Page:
Similar authors to follow
Manage your follows
About Michael Crowley
Michael Crowley is a writer and dramatist. Michael’s drama has been produced on stage in the UK and Australia, for BBC Radio and Sky Arts. He is the artistic director of The British Multitude Theatre Company and has worked extensively in youth and community theatre. He is based in Hebden Bridge, West Yorkshire. See more at michaelcrowley.co.uk.
Farood’s journey is one of pain and endurance across Pakistan, Iran and Turkey, in the boots of cars at border crossings and waiting with others in basements and trailers, afraid and confused.
We skip forward eight years to a prison where nineteen-year-old Farood is beginning a life sentence for a crime he says he didn’t commit. He can fight better than most, but it’s not easy negotiating a way through hierarchies and alliances on the wing.
Forever a captive, despite his will to escape, can Farood Abdali break the mould and forge a better life?
“Written with great compassion and insight, Baghlan Boy takes us to the margins and beyond. Despite its roots in the tragedies of war and exploitation, this is ultimately a story of optimism, unity and justice. An important novel by a bold, thoughtful author.” – John King, novelist and author of The Football Factory
Michael Crowley is a writer, dramatist, published poet and playwright whose first novel The Stony Ground was published in 2018. He is also the author of a textbook on criminology, Behind the Lines. Michael’s drama has been produced on stage in the UK and in Australia as well on BBC Radio and with Sky Arts. He is the artistic director of The British Multitude Theatre Company and has worked extensively in youth and community theatre, including with refugees and asylum seekers. He has also taught Creative Writing at Sheffield Hallam and Edge Hill universities. Between 2007 and 2012 Michael was a writer in residence in a young offenders’ institute, conducting much of the research for Baghlan Boy during this time. He is based in Hebden Bridge, West Yorkshire. See more at michaelcrowley.co.uk.
A highly original narrative of exile and survival from rural England to New South Wales and the Tasman Sea filling a gap in the literature of transportation and dramatising a key period in British penal history.
‘A fascinating, compelling and important account of a violent and bloody history. It’s a real achievement – a thorough account of a whole life, framed by questions of economics, authority, social-class, church and Law—successfully occupying an imaginative space that feels both documentary and fictional’—Andy Croft, poet and novelist.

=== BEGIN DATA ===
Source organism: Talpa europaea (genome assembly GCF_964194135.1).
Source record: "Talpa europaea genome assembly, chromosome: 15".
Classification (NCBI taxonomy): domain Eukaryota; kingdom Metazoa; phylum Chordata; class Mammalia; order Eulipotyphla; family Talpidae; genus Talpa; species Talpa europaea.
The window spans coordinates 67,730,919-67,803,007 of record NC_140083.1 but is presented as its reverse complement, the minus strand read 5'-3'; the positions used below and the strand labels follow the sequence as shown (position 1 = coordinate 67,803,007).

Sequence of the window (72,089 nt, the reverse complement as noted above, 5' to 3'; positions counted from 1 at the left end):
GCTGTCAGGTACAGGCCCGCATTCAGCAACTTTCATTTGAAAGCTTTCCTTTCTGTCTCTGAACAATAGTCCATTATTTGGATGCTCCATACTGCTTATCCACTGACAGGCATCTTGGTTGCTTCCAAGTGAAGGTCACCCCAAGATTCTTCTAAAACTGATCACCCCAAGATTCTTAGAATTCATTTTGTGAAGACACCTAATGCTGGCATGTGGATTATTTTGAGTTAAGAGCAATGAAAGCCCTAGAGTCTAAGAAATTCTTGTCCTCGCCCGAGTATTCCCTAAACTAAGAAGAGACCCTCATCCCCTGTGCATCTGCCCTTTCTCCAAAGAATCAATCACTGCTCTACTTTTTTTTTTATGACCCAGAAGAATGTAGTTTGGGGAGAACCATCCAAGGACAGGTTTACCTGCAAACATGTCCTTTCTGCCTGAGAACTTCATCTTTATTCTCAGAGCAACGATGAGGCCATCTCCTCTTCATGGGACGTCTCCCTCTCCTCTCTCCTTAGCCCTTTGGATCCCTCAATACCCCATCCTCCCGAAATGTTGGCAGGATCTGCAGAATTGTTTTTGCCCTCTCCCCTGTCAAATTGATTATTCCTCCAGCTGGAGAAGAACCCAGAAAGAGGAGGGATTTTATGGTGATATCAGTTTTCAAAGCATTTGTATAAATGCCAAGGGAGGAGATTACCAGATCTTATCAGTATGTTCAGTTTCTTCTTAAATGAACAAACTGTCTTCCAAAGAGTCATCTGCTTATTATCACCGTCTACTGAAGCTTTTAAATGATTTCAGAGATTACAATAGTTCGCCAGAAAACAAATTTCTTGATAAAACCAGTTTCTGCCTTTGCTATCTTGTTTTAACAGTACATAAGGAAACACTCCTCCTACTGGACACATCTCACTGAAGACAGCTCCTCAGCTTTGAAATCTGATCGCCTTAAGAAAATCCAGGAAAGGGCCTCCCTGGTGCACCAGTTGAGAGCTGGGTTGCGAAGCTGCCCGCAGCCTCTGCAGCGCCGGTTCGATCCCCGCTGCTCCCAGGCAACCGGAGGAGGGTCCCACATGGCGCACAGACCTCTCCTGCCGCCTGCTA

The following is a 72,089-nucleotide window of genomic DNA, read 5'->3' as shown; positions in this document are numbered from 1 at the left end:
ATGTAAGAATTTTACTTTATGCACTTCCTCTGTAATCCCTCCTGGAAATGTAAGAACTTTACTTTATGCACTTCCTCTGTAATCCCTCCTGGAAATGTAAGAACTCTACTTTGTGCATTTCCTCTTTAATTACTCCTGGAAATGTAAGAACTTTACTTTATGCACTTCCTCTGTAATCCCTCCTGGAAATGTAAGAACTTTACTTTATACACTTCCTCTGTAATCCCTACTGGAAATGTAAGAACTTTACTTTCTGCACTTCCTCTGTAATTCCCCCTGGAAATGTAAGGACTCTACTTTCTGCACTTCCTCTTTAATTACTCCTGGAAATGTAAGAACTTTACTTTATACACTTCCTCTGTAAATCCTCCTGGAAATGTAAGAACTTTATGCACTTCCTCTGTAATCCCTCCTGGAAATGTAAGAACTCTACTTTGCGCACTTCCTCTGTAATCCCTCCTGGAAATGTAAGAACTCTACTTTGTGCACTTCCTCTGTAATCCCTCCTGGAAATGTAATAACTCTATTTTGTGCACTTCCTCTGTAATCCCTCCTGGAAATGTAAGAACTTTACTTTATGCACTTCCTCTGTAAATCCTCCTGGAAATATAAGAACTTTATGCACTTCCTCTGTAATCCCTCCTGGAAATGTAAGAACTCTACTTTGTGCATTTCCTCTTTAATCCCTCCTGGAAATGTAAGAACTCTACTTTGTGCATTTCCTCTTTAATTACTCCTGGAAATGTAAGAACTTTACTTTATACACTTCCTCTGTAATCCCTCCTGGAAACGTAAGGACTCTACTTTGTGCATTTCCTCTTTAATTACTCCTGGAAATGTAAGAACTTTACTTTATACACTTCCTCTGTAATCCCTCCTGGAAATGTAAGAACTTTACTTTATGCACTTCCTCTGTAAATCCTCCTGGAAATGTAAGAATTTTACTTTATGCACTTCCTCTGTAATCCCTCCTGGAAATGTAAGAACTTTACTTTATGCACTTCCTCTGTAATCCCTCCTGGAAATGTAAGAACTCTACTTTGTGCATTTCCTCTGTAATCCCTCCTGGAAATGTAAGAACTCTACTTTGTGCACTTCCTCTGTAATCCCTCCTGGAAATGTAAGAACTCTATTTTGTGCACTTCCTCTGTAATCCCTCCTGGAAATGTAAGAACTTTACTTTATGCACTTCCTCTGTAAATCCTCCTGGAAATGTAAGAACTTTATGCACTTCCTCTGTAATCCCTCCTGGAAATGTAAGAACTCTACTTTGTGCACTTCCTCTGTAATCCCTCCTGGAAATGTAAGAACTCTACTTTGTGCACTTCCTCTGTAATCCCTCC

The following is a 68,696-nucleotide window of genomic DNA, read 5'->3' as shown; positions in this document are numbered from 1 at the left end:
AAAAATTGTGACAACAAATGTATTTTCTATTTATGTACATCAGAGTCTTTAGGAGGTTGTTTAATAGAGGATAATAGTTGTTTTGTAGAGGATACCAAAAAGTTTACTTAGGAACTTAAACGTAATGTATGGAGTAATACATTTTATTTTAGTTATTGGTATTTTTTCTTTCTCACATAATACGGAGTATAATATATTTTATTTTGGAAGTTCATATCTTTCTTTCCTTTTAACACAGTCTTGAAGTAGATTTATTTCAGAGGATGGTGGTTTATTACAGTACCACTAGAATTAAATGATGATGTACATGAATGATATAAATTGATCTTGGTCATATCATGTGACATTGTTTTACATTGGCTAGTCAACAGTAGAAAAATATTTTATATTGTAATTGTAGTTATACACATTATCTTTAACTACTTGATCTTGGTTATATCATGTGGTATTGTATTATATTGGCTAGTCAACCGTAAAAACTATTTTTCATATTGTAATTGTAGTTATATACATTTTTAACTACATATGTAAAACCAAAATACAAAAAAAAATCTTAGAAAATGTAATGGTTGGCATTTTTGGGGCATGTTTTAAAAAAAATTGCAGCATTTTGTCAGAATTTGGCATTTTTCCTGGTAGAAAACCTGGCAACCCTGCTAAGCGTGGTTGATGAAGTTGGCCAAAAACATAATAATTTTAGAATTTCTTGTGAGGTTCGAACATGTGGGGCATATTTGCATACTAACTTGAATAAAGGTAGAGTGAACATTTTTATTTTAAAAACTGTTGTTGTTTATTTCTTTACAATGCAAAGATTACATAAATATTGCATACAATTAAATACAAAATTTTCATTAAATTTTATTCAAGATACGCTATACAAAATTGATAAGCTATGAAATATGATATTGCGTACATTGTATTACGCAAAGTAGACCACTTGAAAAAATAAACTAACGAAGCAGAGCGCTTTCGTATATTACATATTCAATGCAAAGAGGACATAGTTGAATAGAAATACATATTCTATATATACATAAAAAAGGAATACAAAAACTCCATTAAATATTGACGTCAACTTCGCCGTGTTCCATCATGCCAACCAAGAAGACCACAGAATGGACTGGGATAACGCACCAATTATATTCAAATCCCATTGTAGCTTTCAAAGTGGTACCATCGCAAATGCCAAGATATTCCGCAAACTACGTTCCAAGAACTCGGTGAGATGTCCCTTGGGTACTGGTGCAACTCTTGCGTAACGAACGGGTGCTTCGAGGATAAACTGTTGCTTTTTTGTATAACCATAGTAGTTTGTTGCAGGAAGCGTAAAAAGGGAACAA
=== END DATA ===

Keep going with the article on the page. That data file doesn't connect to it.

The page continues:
Michael Crowley is a writer and dramatist who has worked in theatre, youth theatre, prisons and elsewhere. He lives in West Yorkshire. His writings include The Man They Couldn’t Hang and Behind the Lines: Creative Writing with Offenders and People at Risk (both Waterside Press) and his poetry Close to Home and First Fleet.
You can read Michael Crowley's article "The James Ruse Story: An Epic Tale of Everyman" on his blog: michaelcrowley.blog.
What’s a fair punishment for stealing a watch?
It’s 1788 and Jacob Jones has been sentences to seven year’s labour in Australia. The work is hot, hard and dangerous.
Will Jacob find a way to escape? Or is there nowhere to run?
This book is particularly suitable for adults who want to improve their reading skills. It includes ‘What do you think?’ questions at the end of each chapter.
'A very useful resource for those working in difficult environments, with students who generally have low levels of traditional educational attainment, negative learning experiences and who, due to cultural and class barriers, are not accustomed to engaging with the arts, either in institutions or outside': Cormac Behan, Lecturer in Criminology, University of Sheffield.
‘Essential reading for anyone interested in the real challenges of rehabilitation’: Pat Jones, Director of the Prisoners Education Trust (2008-12).
‘Shows how you can turn the lead of anger and despair in prisoners into the gold of insight and creativity’: Oliver James, author.
‘Shows a sceptical world that [young offenders] are capable of reflection, of understanding what led them into the acts they have committed and the effects on other people and on themselves’: Alicia Stubbersfield, Poet and Koestler Award Judge.
‘A wake-up call to the educational system, which allows so many young people to leave school in the parlous position that he describes, and which creative writers up and down the country are devoting so much time and effort to mitigate’: David Ramsbotham.
Michael Crowley is a youth justice worker and writer. His works as a playwright include 'Beyond Omarska', 'The Man They Couldn't Hang' (published by Waterside Press 2010), and 'A Warning against Idle Gossip'. He has written for youth theatre and been writer in residence at a young offenders' institution for the last five years. He lives in West Yorkshire. Further details of his work and achievements can be viewed at michaelcrowley.co.uk